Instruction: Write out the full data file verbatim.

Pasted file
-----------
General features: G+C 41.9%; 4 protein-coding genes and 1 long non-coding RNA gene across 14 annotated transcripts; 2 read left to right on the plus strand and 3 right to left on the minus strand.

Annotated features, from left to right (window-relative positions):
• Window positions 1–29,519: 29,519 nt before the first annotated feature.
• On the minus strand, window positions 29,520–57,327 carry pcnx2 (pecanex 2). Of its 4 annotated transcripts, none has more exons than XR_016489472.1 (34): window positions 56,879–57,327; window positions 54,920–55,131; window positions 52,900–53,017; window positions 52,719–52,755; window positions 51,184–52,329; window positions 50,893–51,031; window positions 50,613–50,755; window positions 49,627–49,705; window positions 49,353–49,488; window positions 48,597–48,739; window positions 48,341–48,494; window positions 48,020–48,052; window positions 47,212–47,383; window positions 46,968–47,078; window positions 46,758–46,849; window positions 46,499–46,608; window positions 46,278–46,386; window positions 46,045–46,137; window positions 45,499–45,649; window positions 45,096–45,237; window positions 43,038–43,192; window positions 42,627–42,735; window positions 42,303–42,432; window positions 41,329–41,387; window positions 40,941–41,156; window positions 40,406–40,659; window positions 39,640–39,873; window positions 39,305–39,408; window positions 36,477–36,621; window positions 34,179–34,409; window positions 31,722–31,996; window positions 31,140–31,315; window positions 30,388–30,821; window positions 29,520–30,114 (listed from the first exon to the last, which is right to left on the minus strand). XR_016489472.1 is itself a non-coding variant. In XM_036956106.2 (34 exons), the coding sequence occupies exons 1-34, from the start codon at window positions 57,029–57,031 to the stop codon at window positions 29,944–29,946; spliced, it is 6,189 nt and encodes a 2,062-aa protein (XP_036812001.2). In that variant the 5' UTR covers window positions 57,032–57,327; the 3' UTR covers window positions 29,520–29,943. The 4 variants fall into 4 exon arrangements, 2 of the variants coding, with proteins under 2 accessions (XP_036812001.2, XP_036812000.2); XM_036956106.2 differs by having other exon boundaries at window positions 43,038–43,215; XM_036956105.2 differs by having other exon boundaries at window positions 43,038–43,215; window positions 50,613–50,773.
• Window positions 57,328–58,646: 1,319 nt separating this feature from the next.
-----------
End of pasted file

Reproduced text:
General features: G+C 41.9%; 4 protein-coding genes and 1 long non-coding RNA gene across 14 annotated transcripts; 2 read left to right on the plus strand and 3 right to left on the minus strand.

Annotated features, from left to right (window-relative positions):
• Window positions 1–29,519: 29,519 nt before the first annotated feature.
• On the minus strand, window positions 29,520–57,327 carry pcnx2 (pecanex 2). Of its 4 annotated transcripts, none has more exons than XR_016489472.1 (34): window positions 56,879–57,327; window positions 54,920–55,131; window positions 52,900–53,017; window positions 52,719–52,755; window positions 51,184–52,329; window positions 50,893–51,031; window positions 50,613–50,755; window positions 49,627–49,705; window positions 49,353–49,488; window positions 48,597–48,739; window positions 48,341–48,494; window positions 48,020–48,052; window positions 47,212–47,383; window positions 46,968–47,078; window positions 46,758–46,849; window positions 46,499–46,608; window positions 46,278–46,386; window positions 46,045–46,137; window positions 45,499–45,649; window positions 45,096–45,237; window positions 43,038–43,192; window positions 42,627–42,735; window positions 42,303–42,432; window positions 41,329–41,387; window positions 40,941–41,156; window positions 40,406–40,659; window positions 39,640–39,873; window positions 39,305–39,408; window positions 36,477–36,621; window positions 34,179–34,409; window positions 31,722–31,996; window positions 31,140–31,315; window positions 30,388–30,821; window positions 29,520–30,114 (listed from the first exon to the last, which is right to left on the minus strand). XR_016489472.1 is itself a non-coding variant. In XM_036956106.2 (34 exons), the coding sequence occupies exons 1-34, from the start codon at window positions 57,029–57,031 to the stop codon at window positions 29,944–29,946; spliced, it is 6,189 nt and encodes a 2,062-aa protein (XP_036812001.2). In that variant the 5' UTR covers window positions 57,032–57,327; the 3' UTR covers window positions 29,520–29,943. The 4 variants fall into 4 exon arrangements, 2 of the variants coding, with proteins under 2 accessions (XP_036812001.2, XP_036812000.2); XM_036956106.2 differs by having other exon boundaries at window positions 43,038–43,215; XM_036956105.2 differs by having other exon boundaries at window positions 43,038–43,215; window positions 50,613–50,773.
• Window positions 57,328–58,646: 1,319 nt separating this feature from the next.